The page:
I&T: How do you deal with your existing legacy systems? Do they restrict what you can do with new technologies?
Severino: The good news is that, although The Hartford is 190 years old, Hartford Life has only been around since 1959. We've grown tremendously since the early '90s, so a lot of our applications don't predate that growth. We don't have a huge legacy problem, and that does provide competitive advantage.
I see a lot of my colleagues in other companies trying to upgrade this huge baggage. It's like needing to drive faster and cheaper, but you have a car from the 1950s with parts that weren't meant to go that fast. If there is any lesson to be learned, it's that even if it costs money to constantly upgrade, it is a very good return on investment.
I&T: Where are you going to be spending your technology dollars in the next 12 months?
Severino: One of the things we've done pretty well at The Hartford is that we have avoided chasing fads. Years ago, if you asked a company that question, they may have talked about customer relationship management and knowledge-based applications. We didn't follow those fads, and we're glad we didn't because a lot of those companies overspent substantial sums and didn't get a lot of return. Other than pockets of cutting-edge technology like grid computing, we're pretty conventional.
We're trying to move applications off the mainframe to distributed systems. At some point, we are going to do a bit more research and development in service-based architectures, mostly in our P&C area, which has more of a legacy issue that they need to build out from under. At the life company, we are going to look at different architectures, but not in a radical, dramatic way. Because we are in good shape with our legacy issue, we don't have to take any big risks or chances. We're going to be pretty thoughtful about major technology change.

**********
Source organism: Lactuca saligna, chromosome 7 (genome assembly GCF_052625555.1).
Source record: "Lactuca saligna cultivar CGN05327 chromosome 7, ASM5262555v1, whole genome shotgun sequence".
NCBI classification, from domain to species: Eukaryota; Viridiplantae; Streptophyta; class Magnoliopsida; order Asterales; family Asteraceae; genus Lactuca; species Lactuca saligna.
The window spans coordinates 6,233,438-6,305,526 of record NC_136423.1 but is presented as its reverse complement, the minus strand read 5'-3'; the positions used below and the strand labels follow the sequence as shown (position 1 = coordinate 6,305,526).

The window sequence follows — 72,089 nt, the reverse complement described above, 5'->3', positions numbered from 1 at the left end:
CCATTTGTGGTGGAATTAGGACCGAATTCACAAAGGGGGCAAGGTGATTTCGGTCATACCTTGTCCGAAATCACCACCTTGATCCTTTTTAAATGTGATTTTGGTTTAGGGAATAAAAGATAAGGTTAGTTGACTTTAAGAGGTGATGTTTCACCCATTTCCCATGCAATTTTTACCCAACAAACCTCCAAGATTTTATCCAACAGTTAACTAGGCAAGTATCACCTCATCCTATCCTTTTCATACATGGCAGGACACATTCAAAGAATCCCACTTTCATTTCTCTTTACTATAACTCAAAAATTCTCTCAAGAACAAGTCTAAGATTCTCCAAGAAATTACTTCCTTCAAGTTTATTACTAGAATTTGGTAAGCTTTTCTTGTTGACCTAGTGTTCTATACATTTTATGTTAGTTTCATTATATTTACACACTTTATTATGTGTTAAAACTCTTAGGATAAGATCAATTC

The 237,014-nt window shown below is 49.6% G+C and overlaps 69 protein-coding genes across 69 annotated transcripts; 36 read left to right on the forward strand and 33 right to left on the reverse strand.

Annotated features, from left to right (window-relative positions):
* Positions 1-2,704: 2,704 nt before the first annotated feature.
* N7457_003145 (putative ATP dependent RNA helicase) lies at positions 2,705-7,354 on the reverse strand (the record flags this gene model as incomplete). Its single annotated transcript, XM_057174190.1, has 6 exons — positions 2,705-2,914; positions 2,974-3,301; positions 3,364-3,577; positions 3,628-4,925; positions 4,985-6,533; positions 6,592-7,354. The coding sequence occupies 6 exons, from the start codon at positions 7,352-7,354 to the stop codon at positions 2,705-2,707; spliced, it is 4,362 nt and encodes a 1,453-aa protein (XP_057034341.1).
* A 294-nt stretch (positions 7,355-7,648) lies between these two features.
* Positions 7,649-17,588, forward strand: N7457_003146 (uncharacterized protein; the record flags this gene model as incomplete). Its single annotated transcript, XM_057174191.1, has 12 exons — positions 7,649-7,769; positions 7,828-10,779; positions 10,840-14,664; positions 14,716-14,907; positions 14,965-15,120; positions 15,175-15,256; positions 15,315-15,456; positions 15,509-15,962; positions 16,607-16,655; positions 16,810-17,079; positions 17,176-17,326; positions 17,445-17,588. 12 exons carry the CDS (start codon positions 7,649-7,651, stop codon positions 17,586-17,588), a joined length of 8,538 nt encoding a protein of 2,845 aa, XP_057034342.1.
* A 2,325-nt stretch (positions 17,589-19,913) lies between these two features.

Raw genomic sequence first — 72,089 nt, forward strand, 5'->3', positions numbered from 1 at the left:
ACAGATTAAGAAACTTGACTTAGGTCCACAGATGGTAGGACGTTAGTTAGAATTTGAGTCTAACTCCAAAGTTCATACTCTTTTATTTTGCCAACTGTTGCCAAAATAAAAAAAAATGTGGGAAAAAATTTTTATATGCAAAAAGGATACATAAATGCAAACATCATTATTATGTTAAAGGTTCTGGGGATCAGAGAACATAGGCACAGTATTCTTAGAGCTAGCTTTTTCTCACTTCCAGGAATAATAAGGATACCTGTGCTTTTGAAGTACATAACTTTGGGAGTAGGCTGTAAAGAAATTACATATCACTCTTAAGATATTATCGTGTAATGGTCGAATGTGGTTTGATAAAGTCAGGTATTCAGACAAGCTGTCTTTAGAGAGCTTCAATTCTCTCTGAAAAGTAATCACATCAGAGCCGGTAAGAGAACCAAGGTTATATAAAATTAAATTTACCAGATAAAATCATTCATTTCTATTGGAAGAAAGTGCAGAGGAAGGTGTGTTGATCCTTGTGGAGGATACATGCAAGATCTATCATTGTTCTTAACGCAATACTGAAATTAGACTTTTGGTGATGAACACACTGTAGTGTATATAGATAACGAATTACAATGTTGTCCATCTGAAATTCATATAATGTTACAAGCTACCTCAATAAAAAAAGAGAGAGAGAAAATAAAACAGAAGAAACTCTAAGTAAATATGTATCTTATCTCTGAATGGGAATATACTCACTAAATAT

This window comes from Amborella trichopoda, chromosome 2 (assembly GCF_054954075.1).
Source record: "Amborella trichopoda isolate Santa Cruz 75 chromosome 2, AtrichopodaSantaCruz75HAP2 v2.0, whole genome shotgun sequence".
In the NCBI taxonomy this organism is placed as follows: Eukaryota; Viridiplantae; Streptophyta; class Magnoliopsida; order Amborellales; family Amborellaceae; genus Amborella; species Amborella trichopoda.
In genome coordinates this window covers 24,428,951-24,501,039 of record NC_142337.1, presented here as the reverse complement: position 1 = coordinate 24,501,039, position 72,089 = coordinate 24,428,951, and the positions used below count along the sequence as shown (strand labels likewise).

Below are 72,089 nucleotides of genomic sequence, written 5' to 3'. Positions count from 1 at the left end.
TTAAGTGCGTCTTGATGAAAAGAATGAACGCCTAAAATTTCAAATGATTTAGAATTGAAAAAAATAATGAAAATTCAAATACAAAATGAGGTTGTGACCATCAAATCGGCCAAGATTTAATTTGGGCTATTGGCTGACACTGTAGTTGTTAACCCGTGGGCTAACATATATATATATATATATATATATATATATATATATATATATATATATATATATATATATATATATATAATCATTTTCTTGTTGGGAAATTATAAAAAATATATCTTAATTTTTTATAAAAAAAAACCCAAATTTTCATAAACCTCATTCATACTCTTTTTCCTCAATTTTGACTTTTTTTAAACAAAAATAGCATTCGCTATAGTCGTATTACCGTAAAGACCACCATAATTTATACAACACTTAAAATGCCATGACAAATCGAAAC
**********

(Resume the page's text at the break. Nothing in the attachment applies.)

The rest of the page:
I&T: What is your plan for moving those applications off the mainframe and onto distributed platforms?
Severino: What we have is a migration strategy rather than a plan - a plan sounds like we've already made decisions about which applications to move, which we haven't done. We have a migration strategy to understand which applications would be best to move - those that are easier or less expensive to move, or have a better return once we move them.
I&T: Are you investing in technologies that can improve the overall customer experience?
Severino: Self-service is a major area of our technology spend. For example, we recently installed voice recognition software so customers can bypass the phone keypad and speak instructions. A lot of people prefer this, especially since you don't have to remember complicated menu items. You can say, "Transfer money," and it brings you to another menu; and you can say, "From this fund to that fund."